Comparing Higher Education Entrance Qualifications Across Europe


Nov 27, 2013

King's College campus, Cambridge, England

King's College, Cambridge, England

The new academic year is well under way and for most new students the main event of early Autumn, university admissions, is now a distant memory. Nearly half a million students secured a place at a UK university for the 2013/14 academic year.

University admissions, a critical moment for potential students' dreams and future lives, are becoming increasingly sophisticated worldwide. In fact, most of the applicants in the UK had obtained a notification on their applications 24 hours after having received their A-level results. And some international providers specialise in providing technologically advanced assessments. For example, Educational Testing Service is developing customised assessments from primary to secondary education (K-12) for more than twenty states in the US. Pearson Edexcel, one of several providers of exams and qualifications in the UK, runs no fewer than five different types of qualifications. This increasing level of sophistication aims to increase the accuracy of student assessment and to maximise adequate opportunities for applicants.

Given the opportunities for mobility of students and graduates across Europe, there is a need to understand how each country's higher education admission requirements compare, and to consider the long-term effects of those requirements on the skills, innovativeness and resilience of Europe's workforce. A study commissioned by the European Parliament from RAND Europe and LSE Enterprise, the consulting arm of the London School of Economics, to be published before the European Parliament elections of May 2014, aims to inform this nascent debate. The study assesses entry requirements across Europe, in comparison with international systems in the USA, Australia, Japan and Turkey, in order to increase comparability and identify best practices.

The number of applications has grown by 12 percent in the UK between 2007 and 2012 according to the Universities and College Admissions Service. Yet, admission requirements have remained surprisingly inert in many European countries over the past 50 years. Those countries, motivated by a strong egalitarian principle, have traditionally had non-selective and open access to higher education. Admission is centrally regulated and largely conditional only on passing high school leaving exams in France, Germany, Italy and Slovenia, for example.

These open systems have a dark side, with sky-high failure rates (close to 50 percent of students fail after their first year in France). They also do not appear to correct for inequities in access to higher education, as indicated by a comparison of the socio-economic background of students (PDF) conducted by Charles University in Prague. And although higher education institutions in France and Germany have received large public investments over the past few years, this is the exception rather than the rule. Higher education institutions are under pressure, because the increase in enrolment rates is, in general, not matched by a proportional increase in public (or private) expenditure (Johnstone, D.B and Marcucci, P.N. Financing Higher Education Worldwide: Who Pays? Who Should Pay? Baltimore: The Johns Hopkins University Press, 2010).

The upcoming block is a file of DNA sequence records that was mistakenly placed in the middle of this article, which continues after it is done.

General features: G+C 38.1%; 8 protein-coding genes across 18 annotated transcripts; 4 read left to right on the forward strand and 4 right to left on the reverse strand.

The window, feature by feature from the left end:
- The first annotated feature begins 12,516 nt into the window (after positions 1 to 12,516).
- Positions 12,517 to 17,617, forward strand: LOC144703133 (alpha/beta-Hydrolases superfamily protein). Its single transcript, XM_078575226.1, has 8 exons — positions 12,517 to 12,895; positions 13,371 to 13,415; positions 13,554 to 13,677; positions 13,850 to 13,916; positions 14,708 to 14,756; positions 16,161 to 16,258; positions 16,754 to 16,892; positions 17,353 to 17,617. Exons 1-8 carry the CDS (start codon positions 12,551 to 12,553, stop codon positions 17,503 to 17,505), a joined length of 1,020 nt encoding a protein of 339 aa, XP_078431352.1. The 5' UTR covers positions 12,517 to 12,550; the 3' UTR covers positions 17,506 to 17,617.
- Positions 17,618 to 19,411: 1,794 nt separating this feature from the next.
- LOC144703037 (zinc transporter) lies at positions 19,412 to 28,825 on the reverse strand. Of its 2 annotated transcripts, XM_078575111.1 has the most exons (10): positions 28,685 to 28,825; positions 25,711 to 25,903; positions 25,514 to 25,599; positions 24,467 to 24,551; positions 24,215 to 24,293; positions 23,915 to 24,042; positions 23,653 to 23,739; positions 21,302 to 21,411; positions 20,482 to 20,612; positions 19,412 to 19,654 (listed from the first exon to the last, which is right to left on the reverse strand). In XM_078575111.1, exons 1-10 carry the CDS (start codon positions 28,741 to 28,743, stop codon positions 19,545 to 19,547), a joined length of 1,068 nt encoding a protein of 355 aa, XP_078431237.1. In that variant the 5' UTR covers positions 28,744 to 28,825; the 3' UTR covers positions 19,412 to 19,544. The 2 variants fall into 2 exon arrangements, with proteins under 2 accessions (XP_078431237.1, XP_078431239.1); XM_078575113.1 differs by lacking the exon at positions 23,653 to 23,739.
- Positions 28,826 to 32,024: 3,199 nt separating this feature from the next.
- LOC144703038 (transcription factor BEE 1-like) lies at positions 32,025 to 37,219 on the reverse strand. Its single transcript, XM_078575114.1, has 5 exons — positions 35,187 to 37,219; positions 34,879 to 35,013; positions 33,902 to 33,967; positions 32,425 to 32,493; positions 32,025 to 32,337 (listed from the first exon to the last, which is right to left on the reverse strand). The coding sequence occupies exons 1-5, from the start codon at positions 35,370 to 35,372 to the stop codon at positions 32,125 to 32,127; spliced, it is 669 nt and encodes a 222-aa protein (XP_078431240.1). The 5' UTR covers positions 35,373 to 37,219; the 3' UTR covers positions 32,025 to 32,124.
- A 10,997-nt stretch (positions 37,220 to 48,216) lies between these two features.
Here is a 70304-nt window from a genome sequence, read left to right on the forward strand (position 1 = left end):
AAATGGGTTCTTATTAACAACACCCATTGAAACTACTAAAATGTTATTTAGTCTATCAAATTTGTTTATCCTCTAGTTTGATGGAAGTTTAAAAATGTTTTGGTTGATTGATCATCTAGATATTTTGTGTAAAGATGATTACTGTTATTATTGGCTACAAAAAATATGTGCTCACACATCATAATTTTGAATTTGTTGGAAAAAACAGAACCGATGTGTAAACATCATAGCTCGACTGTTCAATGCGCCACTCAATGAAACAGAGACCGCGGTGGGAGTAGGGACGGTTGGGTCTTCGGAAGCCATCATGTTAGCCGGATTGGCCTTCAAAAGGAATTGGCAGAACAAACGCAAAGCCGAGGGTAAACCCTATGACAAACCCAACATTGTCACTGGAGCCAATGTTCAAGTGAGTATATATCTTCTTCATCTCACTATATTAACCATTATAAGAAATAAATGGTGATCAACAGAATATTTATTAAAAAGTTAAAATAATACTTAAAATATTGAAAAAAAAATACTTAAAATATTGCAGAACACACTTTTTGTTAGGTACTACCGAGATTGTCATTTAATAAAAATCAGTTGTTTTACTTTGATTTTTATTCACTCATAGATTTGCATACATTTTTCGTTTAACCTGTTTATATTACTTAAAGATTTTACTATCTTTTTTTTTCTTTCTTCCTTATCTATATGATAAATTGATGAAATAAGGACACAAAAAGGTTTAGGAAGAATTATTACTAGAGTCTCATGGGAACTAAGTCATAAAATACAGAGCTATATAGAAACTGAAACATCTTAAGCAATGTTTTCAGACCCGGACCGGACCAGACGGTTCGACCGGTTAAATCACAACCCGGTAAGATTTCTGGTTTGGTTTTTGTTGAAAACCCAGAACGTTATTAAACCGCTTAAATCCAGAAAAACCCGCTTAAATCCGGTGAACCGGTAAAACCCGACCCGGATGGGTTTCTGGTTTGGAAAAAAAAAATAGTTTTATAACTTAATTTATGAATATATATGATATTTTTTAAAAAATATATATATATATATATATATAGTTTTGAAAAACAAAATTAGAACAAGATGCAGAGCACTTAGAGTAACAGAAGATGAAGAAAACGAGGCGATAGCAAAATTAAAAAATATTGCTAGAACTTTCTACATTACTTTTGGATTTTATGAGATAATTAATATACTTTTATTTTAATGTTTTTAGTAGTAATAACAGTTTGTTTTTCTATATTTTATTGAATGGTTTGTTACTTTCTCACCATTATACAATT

Admission requirements play an important role in solving the concerns mentioned above. Admission requirements can:

  • help to match applicants to the most appropriate course of study (hence reducing failure rates)
  • broaden participation across socio-economic groups (for example, a study at the Centre for Studies in Higher Education in the University of California at Berkeley found that using grades for admissions was least adverse in predicting the success of poor and minority college applicants)
  • regulate enrolment across disciplines to meet the needs of a country (for example by having a quota system for certain disciplines).

Motivated by the Europe2020 initiative to drive up skills to enhance innovation in the European Union, policymakers are reconsidering these entry requirements. These efforts follow several European-wide initiatives that already exist in higher education, perhaps the most well-known being the Bologna process. The Bologna process aims to increase comparability and facilitate the mobility of students by identifying common levels of studies across its member states. It covers most aspects of higher education but, surprisingly, does not include any provisions regarding entry to higher education.

This latest study is part of a broader body of RAND work in the area of university admissions, including a forthcoming report on automatic university admissions in the United States and the creation of an online College Matching Tool to help facilitate the college choice process for U.S. students.

The RAND Europe/LSE Enterprise study goes beyond an exclusively European audience. The need to evaluate admission practices in certain institutions was also raised by the US Congress in its enquiry into for-profit education. This study on the challenge of admissions will inform policymakers regarding the ultimate purpose of admission requirements: whether to use admission systems to favour a broad participation or to create and foster talent. The resulting decisions could cover the sensitive issues of selectivity and differentiation in higher education.

Cecile Hoareau McGrath is an analyst at RAND Europe in Cambridge. Her research areas include comparative education policy, especially higher education and European public policy.

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